Deal opted more than a year ago to let the federal government build and operate an online health insurance exchange in Georgia. About 101,000 people have already chosen health plans through — more than 80 percent of whom qualified for federal tax credits to help lower the cost. Open enrollment closes March 31. Individuals who skip insurance coverage this year face a penalty of $95 or 1 percent of taxable income, whichever is higher. That penalty will increase substantially in future years. The next open enrollment period begins in the fall for coverage that will take effect in 2015.

“What we need to do is have people understand that in three weeks they run out of time, at least for 2014,” Sebelius said. “There’s a lot of health security and financial security on the line.”

Reader Comments ...

Next Up in Georgia Politics

After failure of GOP health plan, what’s next?
After failure of GOP health plan, what’s next?

The implosion of the GOP’s effort to gut Obamacare drew a mix of cheers and expressions of dismay across Georgia as health care providers, insurers, consumer advocates, lawmakers and voters struggled to grasp what it means for the future of health care in the Peach State. One thing is certain: the collapse of the GOP plan means Barack Obama&rsquo...
In Tom Price’s backyard, a deep divide over health overhaul
In Tom Price’s backyard, a deep divide over health overhaul

The doomed Republican effort to repeal the Affordable Care Act could well prove the defining debate of the 2018 midterm elections, and the stark divide among candidates racing to represent a swath of suburban Atlanta offers an early glimpse of the electoral challenges facing conservatives. In Georgia’s Sixth District, several of the 18 candidates ...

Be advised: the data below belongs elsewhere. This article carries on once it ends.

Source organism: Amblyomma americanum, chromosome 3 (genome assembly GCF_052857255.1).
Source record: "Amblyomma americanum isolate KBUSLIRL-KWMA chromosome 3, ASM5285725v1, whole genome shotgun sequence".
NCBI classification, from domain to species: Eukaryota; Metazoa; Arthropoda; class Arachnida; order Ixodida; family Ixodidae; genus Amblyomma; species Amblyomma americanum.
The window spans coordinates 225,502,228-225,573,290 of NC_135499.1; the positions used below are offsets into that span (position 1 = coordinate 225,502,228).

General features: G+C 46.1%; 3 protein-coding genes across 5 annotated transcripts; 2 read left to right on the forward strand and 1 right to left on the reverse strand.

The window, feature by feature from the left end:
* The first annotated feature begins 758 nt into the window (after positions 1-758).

Senate approves bill creating fracking regulations in Georgia
Senate approves bill creating fracking regulations in Georgia

A bill that creates new fracking regulations in Georgia gained unanimous approval in the Senate Friday. House Bill 205, sponsored by House Rules Committee Chairman John Meadows, R-Calhoun, regulates an eight-county region in northwest Georgia prime for fracking — the process of drilling into the earth to extract oil and gas. The bill, which...
Homeland Security measure is attached to immigrant felon database bill
Homeland Security measure is attached to immigrant felon database bill

The Senate heard a bill Friday that requires the Georgia Bureau of Investigation to post and share information about undocumented immigrants who have committed felonies. While this is already collected by the agency, House Bill 452 would create a public database that would include personally identifying information such as an individual’s home...
Georgia Senate advances increase in tax on most used-car sales
Georgia Senate advances increase in tax on most used-car sales

The Georgia Senate backed legislation Friday that would increase taxes for many used-car buyers but lower them for Georgians who lease cars. House Bill 340, sponsored by state Rep. Shaw Blackmon, R-Bonaire, was aimed at addressing problems created by a 2012 law that changed how cars are taxed in Georgia. That law started the phaseout of the annual...
More Stories